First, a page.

Chronic Inflammatory Response Syndrome (CIRS) Resources

Definition | Doctors | Testing | Related Conditions

What is CIRS?

Also known as biotoxin illness, CIRS is caused by exposure to biologically produced toxins (biotoxins) from the environment. For genetically predisposed people, the immune system is unable to effectively detect and eliminate these biotoxins. As the toxins circulate in the body, they keep triggering the immune system, causing an ongoing chronic inflammatory response.

The result is a multi-system, multi-symptom illness. In other words, the symptoms may affect many different parts and functions of your body, including the way you feel. The combination of all the inflammatory symptoms caused by the biotoxins is called Chronic Inflammatory Response Syndrome (CIRS).

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CIRS Certified Doctors

If you suspect your issues may be related to biotoxin exposure, you should be evaluated by a functional medicine physician who is certified by Dr. Shoemaker to diagnose and treat CIRS. A trained medical professional can assess your risk factors and likelihood of CIRS in a telemedicine consultation.

WebFMD CIRS Certified Doctors:

CIRS Testing

Unlike many illnesses that can be easily detected with lab tests, that is not the case with CIRS. Your bloodwork may be completely normal since routine tests for inflammation and chronic pain are not abnormal in CIRS.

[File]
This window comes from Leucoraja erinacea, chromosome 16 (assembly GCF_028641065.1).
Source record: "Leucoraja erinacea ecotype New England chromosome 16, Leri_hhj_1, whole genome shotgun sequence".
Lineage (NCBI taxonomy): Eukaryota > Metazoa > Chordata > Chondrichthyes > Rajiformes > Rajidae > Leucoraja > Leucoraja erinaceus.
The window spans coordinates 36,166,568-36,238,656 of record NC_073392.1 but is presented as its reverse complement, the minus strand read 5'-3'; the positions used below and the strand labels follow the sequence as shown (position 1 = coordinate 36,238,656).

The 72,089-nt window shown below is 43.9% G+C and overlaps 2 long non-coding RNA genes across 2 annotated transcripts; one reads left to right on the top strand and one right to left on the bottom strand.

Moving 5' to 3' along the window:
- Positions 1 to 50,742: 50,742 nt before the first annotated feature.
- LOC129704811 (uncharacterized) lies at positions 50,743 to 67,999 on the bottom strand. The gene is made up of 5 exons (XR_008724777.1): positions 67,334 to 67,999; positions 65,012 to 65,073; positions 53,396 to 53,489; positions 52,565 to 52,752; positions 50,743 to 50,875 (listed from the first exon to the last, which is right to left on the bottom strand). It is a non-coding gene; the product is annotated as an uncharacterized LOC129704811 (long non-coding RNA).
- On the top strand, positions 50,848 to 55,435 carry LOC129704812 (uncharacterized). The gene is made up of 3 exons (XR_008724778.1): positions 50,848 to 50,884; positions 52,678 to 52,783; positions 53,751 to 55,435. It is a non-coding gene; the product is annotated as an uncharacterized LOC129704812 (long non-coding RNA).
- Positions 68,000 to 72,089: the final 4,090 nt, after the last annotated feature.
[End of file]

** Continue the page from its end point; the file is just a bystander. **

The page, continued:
Initial diagnosis for CIRS includes:

  1. Medical history analysis to identify and validate the biotoxin exposure, and also to make sure your symptoms cannot be explained as the result of any other illness.
  2. Symptoms review.
  3. Visual Contrast Sensitivity (VCS) Test.
  4. Additional lab tests specifically look at how your immune system is responding to a biotoxin, and may also include HLA genetic haplotype. 95% of people with CIRS have a susceptible haplotype.

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Conditions Related to CIRS

Sick Building Syndrome

The sick building syndrome (SBS) includes nonspecific symptoms building occupants experience that appear to be linked to time spent in a building, but no specific illness or cause can be identified. Affected buildings can be both workplace and residential homes. Common symptoms may include:[1]

  • Cold flu-like symptoms
  • Difficulty in concentration
  • Dizziness
  • Dry cough
  • Dry or itching skin
  • Eye nose or throat irritation
  • Fatigue
  • Headache
  • Hoarseness of voice allergies
  • Increased incidence of asthma attacks
  • Nausea
  • Personality changes
  • Sensitivity to odors.

Learn more: United States Environmental Protection Agency (EPA).